• All photos of facial expressions were counterbalanced by emotion type, gender, and ethnicity; trained FACS coders provided the evidence that the faces are prototypical exemplars of six basic emotions (happy, sad, angry, fearful, surprise, and disgust). In addition, there are mixed emotion blends (anger/sad, anger/disgust, anger/scared) included in the Face Recall and Face Word measures.
  • BODY RECALL: Children are presented with 7 photographic stimuli of similarly aged, culturally diverse children depicting body poses expressing happy, sad, anger, fear, disgust and surprise, or neutral. For example, children might see a picture of someone jumping in the air for happiness or crossing their arms for anger. The faces in the pictures are blurred out so that children focus on the body pose as the emotion cue. Children are asked to respond to the open-ended prompt, "How is this child feeling?" and are asked to generate an emotion label. An emotion accuracy score can be obtained from this measure. Approximate completion time is 3 minutes.
  • BODY WORD: Children are presented with 8 photographs of similarly aged, culturally diverse children expressing the six basic emotions or a neutral pose. The faces in the pictures are blurred out so that children focus on the body pose as the emotion cue. The child is given two answer options and is asked to pick a corresponding colored button to make their decision. For example, children might be asked to respond to the prompt, "Is this child surprised or sad? If (he or she) is surprised, click on the purple button. If (he or she) is sad, click on the blue button." An emotion accuracy score can be obtained from this measure. Approximate completion time is 3 minutes.

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How is CARE scored?
  • Children’s responses are automatically entered into the CARE database and emotion accuracy summary scores are calculated for each of the tasks. The database can be immediately accessed after data collection.

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What scientific framework does CARE use?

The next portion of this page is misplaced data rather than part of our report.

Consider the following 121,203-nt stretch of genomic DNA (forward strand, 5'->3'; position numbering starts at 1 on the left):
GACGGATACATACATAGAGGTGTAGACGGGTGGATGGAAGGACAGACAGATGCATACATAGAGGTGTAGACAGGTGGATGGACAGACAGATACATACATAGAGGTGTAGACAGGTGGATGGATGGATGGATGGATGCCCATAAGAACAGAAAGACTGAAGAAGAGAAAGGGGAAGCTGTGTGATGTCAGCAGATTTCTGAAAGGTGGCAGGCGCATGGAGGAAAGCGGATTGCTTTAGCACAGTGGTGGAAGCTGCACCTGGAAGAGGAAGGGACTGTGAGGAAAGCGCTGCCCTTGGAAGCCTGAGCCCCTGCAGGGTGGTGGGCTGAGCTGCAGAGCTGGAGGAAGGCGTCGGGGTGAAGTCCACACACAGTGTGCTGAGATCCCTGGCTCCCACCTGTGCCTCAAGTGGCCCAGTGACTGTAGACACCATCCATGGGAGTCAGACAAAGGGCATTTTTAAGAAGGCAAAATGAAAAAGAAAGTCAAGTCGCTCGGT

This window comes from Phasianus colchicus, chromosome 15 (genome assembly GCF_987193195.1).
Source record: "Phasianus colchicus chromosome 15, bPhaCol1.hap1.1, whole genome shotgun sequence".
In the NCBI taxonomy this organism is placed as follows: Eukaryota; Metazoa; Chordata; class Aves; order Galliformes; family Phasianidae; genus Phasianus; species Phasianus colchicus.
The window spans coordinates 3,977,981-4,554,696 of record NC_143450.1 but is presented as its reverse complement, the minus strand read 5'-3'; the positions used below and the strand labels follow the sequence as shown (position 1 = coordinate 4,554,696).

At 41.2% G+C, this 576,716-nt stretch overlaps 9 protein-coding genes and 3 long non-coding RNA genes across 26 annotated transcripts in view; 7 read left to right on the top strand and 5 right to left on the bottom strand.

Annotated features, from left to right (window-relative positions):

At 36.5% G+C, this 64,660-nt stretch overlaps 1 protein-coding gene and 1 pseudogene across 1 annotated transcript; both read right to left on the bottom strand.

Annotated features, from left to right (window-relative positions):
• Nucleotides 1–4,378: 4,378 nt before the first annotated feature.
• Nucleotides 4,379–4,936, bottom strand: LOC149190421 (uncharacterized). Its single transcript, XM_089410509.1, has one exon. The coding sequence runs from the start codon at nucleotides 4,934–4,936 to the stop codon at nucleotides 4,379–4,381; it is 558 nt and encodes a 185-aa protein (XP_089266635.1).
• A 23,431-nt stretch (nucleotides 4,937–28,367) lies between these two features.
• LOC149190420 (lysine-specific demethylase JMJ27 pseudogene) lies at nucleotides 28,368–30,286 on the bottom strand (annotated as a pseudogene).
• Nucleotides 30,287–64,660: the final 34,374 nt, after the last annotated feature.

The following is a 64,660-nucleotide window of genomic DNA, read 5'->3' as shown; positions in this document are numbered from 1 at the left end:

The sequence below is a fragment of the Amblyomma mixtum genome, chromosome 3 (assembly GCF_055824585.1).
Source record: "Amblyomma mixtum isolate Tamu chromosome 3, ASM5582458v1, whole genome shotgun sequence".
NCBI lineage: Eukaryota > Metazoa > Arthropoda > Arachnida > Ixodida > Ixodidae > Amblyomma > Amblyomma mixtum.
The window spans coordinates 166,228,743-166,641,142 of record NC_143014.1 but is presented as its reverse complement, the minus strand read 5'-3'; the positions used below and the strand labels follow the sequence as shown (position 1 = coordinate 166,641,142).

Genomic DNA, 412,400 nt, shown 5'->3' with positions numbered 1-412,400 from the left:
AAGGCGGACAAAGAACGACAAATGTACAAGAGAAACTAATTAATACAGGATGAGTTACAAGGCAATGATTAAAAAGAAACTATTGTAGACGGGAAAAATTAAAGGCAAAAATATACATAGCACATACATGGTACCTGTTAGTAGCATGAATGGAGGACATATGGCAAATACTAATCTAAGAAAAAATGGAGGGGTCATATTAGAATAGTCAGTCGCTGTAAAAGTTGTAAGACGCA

• The Affective Social Competence (ASC) and Social Information Processing (SIP) models are used as the guiding scientific frameworks for CARE.
  • Emotion recognition is central to the theoretical framework, Affective Social Competence Model (ASC, Halberstadt et al., 2001). In particular, this model captures the development of emotional understanding, communication and experience within relationships. It proposes that children develop emotional skills in three broad domains: sending, "efficacious communication of one’s own affect;" receiving, "successful interpretation and response to others’ affective communications;" and experiencing, "awareness, acceptance, and management of one’s own affect". Within each broad area, children become increasingly skilled with age and experience (Halberstadt et al., 2001).
    • The initial appraisal of another’s emotion is the vital first step in the receiving skill according to the ASC model (Halberstadt et al., 2001). Specifically, children should be skilled in accurately labeling how another person is feeling by encoding cues from the face without any confusion. This contributes to their ability to accurately interpret an emotion message, as well as communicate emotional messages back to others. This ability to encode another’s emotions (e.g., during play or provocation) is important to successful and effective interactions with peers (e.g., Dunsmore, Noguchi, Garner, Casey, & Bhullar, 2008).
  • Peer researchers who study aggressive behavior in children and adolescents rely on another theoretical model, the Social Information Processing Model (SIP, Crick & Dodge, 1994), in order to further their understanding of children’s social problem solving response patterns.